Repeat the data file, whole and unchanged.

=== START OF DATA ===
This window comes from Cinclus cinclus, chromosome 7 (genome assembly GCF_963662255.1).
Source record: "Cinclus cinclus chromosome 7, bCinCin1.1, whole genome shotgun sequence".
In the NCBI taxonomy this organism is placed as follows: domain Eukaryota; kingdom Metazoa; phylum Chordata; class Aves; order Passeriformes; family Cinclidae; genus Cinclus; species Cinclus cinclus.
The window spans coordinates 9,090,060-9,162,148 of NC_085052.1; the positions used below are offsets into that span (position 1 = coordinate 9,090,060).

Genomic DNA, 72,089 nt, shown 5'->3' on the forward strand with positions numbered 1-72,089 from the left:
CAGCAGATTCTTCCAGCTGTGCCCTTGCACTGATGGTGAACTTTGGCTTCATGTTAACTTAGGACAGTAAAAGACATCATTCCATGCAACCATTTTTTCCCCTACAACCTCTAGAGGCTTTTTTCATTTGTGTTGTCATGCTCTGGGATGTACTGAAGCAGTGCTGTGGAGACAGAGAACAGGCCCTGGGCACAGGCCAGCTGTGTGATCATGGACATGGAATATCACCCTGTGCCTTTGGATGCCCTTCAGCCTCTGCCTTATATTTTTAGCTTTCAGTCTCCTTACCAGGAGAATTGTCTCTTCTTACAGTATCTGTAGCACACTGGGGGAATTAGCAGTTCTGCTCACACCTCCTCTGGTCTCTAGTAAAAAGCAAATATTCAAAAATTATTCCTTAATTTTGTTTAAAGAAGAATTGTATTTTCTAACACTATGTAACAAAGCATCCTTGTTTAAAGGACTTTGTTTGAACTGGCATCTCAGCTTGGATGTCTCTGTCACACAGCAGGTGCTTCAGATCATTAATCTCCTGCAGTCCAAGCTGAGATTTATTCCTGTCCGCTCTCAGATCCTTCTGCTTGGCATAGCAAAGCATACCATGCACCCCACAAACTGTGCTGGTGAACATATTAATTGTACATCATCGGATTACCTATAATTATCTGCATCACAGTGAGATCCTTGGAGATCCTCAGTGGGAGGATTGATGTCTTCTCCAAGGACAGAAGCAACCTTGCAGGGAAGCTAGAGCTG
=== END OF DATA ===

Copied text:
This window comes from Cinclus cinclus, chromosome 7 (genome assembly GCF_963662255.1).
Source record: "Cinclus cinclus chromosome 7, bCinCin1.1, whole genome shotgun sequence".
In the NCBI taxonomy this organism is placed as follows: domain Eukaryota; kingdom Metazoa; phylum Chordata; class Aves; order Passeriformes; family Cinclidae; genus Cinclus; species Cinclus cinclus.
The window spans coordinates 9,090,060-9,162,148 of NC_085052.1; the positions used below are offsets into that span (position 1 = coordinate 9,090,060).

Genomic DNA, 72,089 nt, shown 5'->3' on the forward strand with positions numbered 1-72,089 from the left:
CAGCAGATTCTTCCAGCTGTGCCCTTGCACTGATGGTGAACTTTGGCTTCATGTTAACTTAGGACAGTAAAAGACATCATTCCATGCAACCATTTTTTCCCCTACAACCTCTAGAGGCTTTTTTCATTTGTGTTGTCATGCTCTGGGATGTACTGAAGCAGTGCTGTGGAGACAGAGAACAGGCCCTGGGCACAGGCCAGCTGTGTGATCATGGACATGGAATATCACCCTGTGCCTTTGGATGCCCTTCAGCCTCTGCCTTATATTTTTAGCTTTCAGTCTCCTTACCAGGAGAATTGTCTCTTCTTACAGTATCTGTAGCACACTGGGGGAATTAGCAGTTCTGCTCACACCTCCTCTGGTCTCTAGTAAAAAGCAAATATTCAAAAATTATTCCTTAATTTTGTTTAAAGAAGAATTGTATTTTCTAACACTATGTAACAAAGCATCCTTGTTTAAAGGACTTTGTTTGAACTGGCATCTCAGCTTGGATGTCTCTGTCACACAGCAGGTGCTTCAGATCATTAATCTCCTGCAGTCCAAGCTGAGATTTATTCCTGTCCGCTCTCAGATCCTTCTGCTTGGCATAGCAAAGCATACCATGCACCCCACAAACTGTGCTGGTGAACATATTAATTGTACATCATCGGATTACCTATAATTATCTGCATCACAGTGAGATCCTTGGAGATCCTCAGTGGGAGGATTGATGTCTTCTCCAAGGACAGAAGCAACCTTGCAGGGAAGCTAGAGCTG